Wednesday, November 2, 2011

You Can Tell A Psychopath By How He Talks

According to a recent study conducted by researchers from Cornell and the University of British Columbia, you may be able to identify a psychopath by how he talks. When I first heard this, it sure made sense. Aren't psychopaths supposed to be these silver-tongued characters, like con men - or politicians? In that case, the better a person spoke, the more suspect he became. But, no - that's not it.

Here are the five top tip-offs (along with my annotations):

1) They use words to suggest that their actions "had a logical cause and effect" that justified their goals. Words like "because" and "so that". Authority figures talk like that, especially politicians and business leaders, and it always sounds like they are excusing their actions simply by aggrandizing their own intellectual acumen. But then again narcissism is a trait of psychopaths, too.

2) They enjoy talking about the simple pleasures of life - the tangible things, especially food, as in what they had for dinner last night. I never thought a psychopath might talk like a foodie, but there you have it. The articles suggest that the discussion of food reflects their predatory nature. They talk about drinking and money, too - and also, presumably, sex. Folks like that could come across like any down-to-earth and unpretentious regular guy - or even just your garden variety suburban materialist. I bet they also like to talk about cars, iPhone apps, and mutual funds.

3) They tend to hem and haw, apparently in their attempts to disguise the truth about themselves. This one sounds like a sure give-away for a liar all right, but aren't psychopaths supposed to be smoother than that? Identifying people notorious for their powers of verbal manipulation by their inarticulateness seems counterintuitive. Convicted murderers may talk like that more because of their lack of education than for any other reason. Higher end psychopaths might hem and haw a little less, or a little better.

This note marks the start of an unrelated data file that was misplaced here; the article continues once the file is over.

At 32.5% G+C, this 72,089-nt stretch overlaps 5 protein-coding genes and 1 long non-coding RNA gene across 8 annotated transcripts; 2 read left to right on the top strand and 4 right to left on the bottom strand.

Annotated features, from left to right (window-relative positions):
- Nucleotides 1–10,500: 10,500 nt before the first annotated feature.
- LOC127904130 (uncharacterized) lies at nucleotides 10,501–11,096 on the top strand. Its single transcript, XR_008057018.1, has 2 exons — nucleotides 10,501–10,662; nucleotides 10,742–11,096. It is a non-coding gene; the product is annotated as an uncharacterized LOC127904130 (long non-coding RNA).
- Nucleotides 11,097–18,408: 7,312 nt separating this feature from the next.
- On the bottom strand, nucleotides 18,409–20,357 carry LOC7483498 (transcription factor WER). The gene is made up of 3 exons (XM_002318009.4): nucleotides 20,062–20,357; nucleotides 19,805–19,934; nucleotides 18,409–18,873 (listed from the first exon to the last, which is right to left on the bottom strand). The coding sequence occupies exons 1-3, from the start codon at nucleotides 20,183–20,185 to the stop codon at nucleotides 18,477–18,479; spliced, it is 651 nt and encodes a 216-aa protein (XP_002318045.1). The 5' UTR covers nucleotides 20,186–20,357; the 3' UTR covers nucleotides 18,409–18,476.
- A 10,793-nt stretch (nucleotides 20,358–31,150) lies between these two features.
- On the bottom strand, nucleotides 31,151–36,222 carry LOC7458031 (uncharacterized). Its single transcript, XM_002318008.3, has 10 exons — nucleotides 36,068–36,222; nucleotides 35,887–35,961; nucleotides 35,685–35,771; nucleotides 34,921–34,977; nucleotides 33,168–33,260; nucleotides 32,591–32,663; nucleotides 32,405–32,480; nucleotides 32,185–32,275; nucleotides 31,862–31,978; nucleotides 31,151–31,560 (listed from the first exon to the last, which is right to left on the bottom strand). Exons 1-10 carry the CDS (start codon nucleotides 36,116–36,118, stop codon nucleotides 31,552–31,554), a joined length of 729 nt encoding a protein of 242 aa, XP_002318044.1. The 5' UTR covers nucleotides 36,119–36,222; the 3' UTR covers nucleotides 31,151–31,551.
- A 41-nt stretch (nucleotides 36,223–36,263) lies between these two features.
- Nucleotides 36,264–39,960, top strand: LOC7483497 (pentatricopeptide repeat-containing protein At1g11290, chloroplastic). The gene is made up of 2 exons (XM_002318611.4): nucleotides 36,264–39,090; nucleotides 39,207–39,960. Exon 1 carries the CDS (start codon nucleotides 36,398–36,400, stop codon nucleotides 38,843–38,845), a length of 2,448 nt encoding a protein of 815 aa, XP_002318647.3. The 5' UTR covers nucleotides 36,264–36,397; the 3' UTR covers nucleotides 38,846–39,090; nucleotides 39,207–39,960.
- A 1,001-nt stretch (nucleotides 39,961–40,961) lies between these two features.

4) They don't like to talk about touchy-feely stuff like religion and family and moral values - anything that might trigger shame or guilt. I can see that. But isn't one of the rules of polite conversation that one should never talk about "religion or politics"? If so, how could one tell the difference between a psychopath and that suave fellow at the dinner party you attended last week who talked charmingly (if only) about horses, Jaguars and fine wine? And isn't the expulsion of anything resembling empathy from one's conversation the hallmark of a hard-headed pragmatist? Again we swing back to the businessman, the rationalist, the unsentimental alpha male.

5) They talk in the past tense a lot, explaining what they did (or what they want you to think they did) in a fait accompli kind of way. Certain former bosses of mine used to talk like that - emphasizing what was done, rather than was being done or what could be done, as though they wanted to assure you that you couldn't change any of it - and that you couldn't make them change it either. The article said this effect suggested "detachment", but I'd like to think it represents the desire of the speaker to strip control from the person they're talking to.

How to Spot a Psychopath: Look For Speech Patterns, Scientists Say (Fox News)
Speech patterns: 5 ways to spot a psychopath (The Week Magazine)